Gold medal books for celebrating American Olympians

Besides our deep love of non-prime-time sports (like equestrian eventing and canoe slalom), we love the Olympics for the human interest stories. We love getting to know more about the athletes’ families and hometowns. We love hearing about the obstacles Olympians overcame to get their few moments of international fame.

If you’re planning to watch the Olympics with your kids and want to learn more about what it takes to get to the Olympics, we recommend one of our favorite strategies: read together! These are some of our favorite children’s books about notable American Olympians:

Jenny’s Picks:

Sixteen Years in Sixteen Seconds: The Sammy Lee Story
In 1948, Dr. Sammy Lee became the first Asian American to win Olympic gold. But before taking the diving platform that summer, he endured discrimination, fought in the military, and became a medical doctor. (Notable book for both the National Council for the Social Studies and International Reading Association)

Winners Never Quit
Triple Olympic medal winning Mia Hamm tells a story inspired by her own experience as a very young athlete in this story for the youngest of readers. Little Mia overcomes her frustration by learning an important lesson in sportsmanship.

Megan’s Picks:

America’s Champion Swimmer: Gertrude Ederle
My five year old daughter is working on her swimming skills, and was inspired by this wonderful book about Olympic swimmer Gertrude Ederle. Ederle, known as Trudy, became an international superstar in 1926 when she was the first woman to swim across the English Channel. We love this book because it shows the successes and failures and hard work Trudy faced on her quest to swim the Channel. But it also paints a beautiful portrait of the friendship between Trudy and her sister Margaret, who helped design the special goggles Trudy wore on her 35-hour swim.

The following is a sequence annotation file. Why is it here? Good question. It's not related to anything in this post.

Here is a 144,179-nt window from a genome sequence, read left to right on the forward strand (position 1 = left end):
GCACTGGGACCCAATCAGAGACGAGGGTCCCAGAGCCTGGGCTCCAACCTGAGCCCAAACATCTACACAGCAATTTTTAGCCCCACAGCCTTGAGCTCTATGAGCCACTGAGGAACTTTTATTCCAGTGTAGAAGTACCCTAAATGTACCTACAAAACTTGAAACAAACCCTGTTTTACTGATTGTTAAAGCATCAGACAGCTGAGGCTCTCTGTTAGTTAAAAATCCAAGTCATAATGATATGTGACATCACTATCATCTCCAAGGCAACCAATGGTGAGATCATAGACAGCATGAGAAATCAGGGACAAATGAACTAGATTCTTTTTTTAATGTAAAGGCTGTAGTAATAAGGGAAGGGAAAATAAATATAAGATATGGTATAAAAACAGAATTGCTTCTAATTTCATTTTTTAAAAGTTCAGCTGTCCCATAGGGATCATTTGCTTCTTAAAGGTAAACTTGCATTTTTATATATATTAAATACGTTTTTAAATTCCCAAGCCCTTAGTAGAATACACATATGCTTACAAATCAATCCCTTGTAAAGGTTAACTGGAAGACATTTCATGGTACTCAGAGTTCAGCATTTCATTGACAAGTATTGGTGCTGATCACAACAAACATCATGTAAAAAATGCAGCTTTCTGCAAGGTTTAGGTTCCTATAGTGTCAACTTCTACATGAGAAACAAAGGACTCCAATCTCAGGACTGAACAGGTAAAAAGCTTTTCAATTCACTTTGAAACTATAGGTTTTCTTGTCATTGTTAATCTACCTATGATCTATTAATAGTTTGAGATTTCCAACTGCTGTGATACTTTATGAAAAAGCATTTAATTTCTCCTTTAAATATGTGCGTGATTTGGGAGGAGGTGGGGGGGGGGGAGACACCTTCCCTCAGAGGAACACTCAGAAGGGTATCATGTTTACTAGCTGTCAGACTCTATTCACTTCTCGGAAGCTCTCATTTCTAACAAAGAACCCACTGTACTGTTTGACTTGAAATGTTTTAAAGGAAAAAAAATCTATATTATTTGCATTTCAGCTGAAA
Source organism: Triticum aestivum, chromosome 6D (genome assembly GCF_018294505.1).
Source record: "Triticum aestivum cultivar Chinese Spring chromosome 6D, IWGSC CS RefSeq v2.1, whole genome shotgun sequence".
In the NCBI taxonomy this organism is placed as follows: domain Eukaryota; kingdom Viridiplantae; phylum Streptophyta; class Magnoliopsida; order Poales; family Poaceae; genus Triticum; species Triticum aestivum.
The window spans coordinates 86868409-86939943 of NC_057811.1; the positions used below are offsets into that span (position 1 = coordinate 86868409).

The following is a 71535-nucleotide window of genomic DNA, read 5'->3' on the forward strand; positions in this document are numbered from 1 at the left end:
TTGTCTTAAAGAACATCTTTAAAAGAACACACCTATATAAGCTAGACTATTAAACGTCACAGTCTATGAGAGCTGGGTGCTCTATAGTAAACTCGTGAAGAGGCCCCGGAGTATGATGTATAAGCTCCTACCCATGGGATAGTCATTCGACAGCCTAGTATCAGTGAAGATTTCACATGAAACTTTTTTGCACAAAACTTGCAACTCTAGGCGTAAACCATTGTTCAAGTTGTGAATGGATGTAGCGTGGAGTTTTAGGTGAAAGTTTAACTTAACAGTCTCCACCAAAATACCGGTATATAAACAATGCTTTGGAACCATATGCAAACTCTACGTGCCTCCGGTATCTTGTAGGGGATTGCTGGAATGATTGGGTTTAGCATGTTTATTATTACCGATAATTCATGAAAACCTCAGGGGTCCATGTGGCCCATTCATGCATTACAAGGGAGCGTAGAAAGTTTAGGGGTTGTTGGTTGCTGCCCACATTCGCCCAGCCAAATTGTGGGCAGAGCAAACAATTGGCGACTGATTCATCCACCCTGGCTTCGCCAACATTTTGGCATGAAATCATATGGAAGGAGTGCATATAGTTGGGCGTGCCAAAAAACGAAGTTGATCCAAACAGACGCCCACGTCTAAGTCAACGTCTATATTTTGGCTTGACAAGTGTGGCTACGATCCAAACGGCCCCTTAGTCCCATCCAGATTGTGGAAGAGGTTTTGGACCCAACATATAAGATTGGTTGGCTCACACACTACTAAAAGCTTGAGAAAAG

Wilma Unlimited: How Wilma Rudolph Became the World’s Fastest Woman
After contracting polio at the age of 4, Wilma Rudolph was told she would never walk again. This book tells the inspiring tale of how Wilma battled disease, her leg brace, and segregation to become the fastest woman in the world at the 1960 Olympics.

Do you have a favorite book about American Olympians? Leave a comment and let us know!

Of course, the Olympics aren’t the only topic that can be shared with kids through great books. Check out OurStory for featured books on jazz, the Star-Spangled Banner, woman suffrage, and more!

Jenny Wei and Megan Smith are Education Specialists at the National Museum of American History.

Posted at 11:11 am EDT in Teaching & Learning,Women's History